Investing in Vibrant Entrepreneurs
At CAMFED, we have the pleasure and honor of witnessing the visions of extraordinary women come to life.
Whenever we can, we look for opportunities to highlight all the wonderful things these women have accomplished, and a trade fair in central Tamale, Ghana held late last year did not disappoint.
Under the theme of “igniting women’s economic opportunities through innovation,” CAMFED Ghana ran a trade fair from December 18th-22nd to promote, grow, and sustain the business ventures of more than 30 young women in the Cama network.
In partnership with The MasterCard Foundation, CAMFED’s Innovation Bursary Program has encouraged the use of pioneering approaches to breaking the cycle of rural exclusion and poverty by exposing young educated women to new knowledge, skills, and markets. These young women have established businesses in industries including animal husbandry, vegetable cultivation, microfinance, cosmetics using local materials, natural health products, and educational facilities for children. The trade fair featured many of these businesses, occupying 26 stalls altogether.
One of the many inspiring stories behind the businesses includes that of Amama (pictured left), who co-hosted a stall featuring beautiful cakes and pastries. Here, she explains how a connection made at the trade fair has resulted in economic opportunities for even more young women:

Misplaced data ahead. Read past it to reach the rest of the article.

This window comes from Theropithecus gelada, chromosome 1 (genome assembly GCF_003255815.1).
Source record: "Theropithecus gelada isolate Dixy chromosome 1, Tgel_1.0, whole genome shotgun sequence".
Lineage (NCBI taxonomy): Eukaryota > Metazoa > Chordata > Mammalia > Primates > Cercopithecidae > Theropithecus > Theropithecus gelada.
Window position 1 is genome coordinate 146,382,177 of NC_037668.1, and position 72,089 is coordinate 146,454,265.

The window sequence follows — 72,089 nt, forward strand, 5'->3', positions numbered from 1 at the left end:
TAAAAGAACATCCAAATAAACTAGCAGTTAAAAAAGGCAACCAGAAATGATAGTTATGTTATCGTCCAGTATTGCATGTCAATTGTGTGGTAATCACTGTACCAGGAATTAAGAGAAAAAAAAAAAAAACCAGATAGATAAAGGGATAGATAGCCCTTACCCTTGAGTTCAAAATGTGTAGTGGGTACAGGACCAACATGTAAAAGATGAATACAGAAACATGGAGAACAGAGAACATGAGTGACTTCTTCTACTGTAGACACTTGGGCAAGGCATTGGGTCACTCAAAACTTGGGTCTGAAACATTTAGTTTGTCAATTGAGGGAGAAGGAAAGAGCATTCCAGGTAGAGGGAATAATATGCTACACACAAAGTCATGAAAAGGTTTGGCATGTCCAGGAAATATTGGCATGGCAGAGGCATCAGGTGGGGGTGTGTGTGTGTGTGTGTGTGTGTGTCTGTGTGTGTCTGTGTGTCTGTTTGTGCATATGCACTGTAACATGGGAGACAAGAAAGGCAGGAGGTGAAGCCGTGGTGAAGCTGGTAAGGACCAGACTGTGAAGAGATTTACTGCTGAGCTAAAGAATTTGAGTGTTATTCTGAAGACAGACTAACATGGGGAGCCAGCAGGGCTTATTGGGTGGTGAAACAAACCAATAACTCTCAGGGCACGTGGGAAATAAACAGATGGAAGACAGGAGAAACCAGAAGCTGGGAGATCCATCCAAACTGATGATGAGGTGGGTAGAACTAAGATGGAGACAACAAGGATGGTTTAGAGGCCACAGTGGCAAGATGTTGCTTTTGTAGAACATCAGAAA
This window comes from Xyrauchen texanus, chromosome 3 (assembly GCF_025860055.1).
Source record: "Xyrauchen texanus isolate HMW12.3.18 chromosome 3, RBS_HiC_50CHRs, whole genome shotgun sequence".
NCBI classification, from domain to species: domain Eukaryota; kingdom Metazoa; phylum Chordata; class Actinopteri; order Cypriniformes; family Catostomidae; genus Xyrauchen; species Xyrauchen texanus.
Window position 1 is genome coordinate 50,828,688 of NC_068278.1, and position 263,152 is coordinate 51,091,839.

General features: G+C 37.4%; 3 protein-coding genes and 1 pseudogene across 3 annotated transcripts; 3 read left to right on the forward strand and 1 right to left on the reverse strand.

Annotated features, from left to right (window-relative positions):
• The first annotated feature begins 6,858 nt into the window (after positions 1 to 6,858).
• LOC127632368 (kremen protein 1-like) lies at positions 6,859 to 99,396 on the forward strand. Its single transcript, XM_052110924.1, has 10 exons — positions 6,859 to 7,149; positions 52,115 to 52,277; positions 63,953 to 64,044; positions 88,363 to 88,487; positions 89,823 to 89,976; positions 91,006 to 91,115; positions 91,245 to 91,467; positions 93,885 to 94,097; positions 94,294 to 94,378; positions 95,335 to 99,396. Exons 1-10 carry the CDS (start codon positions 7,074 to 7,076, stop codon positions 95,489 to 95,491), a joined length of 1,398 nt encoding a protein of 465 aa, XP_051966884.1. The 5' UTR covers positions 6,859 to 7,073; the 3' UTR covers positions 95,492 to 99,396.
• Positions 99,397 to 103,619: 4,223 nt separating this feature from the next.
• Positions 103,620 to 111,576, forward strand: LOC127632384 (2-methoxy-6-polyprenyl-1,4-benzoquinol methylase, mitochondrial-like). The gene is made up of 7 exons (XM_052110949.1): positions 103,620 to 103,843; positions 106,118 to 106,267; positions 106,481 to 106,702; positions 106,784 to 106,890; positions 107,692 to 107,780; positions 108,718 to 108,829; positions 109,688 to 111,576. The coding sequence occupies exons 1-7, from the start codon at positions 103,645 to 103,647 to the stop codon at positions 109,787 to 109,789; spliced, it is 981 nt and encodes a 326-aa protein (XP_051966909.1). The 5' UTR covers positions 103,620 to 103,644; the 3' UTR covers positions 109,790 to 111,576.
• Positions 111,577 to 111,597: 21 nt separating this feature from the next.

“[During the trade fair] I met Zuwera Mumuni, the Cama Core Trainer in the Kumbungu District. We discussed the possibility of a partnership to train other young women on the production of cakes and pastries and thus exchanged contacts. She informed me that she had formed a Girl’s Club called Change Leaders Clubin her community to fight the menace of “kayaye” – young ladies traveling to cities to do head portering – and that as part of their activities, they try to empower themselves to be useful to their community through seminars and monthly meetings.
She expressed interest in me training the group members on cake and pastries production to equip them with the basic skills needed to produce and sell the cakes and thus be entrepreneurs. Seeing it as a nice opportunity, I also expressed interest in the training and we discussed further and reached an agreement.
I started training them immediately after the trade fair from 5th to 16th of January on how to produce cakes for various purposes as well as pastries. In all, I am training 58 young women and hope to turn them into vibrant entrepreneurs. They are smart, hardworking, and ingenious and on my part, I am happy that I am able to help curb Kayaye not just in my community but in other communities as well.”
In all, the trade fair drew over 3400 people. Many products were bought, lessons learned, contacts established, and business partnerships made. Most importantly, the success of the trade fair signaled that young educated women will continue to be leaders of change. So long as they have the opportunities to thrive, they will, and so too will their communities.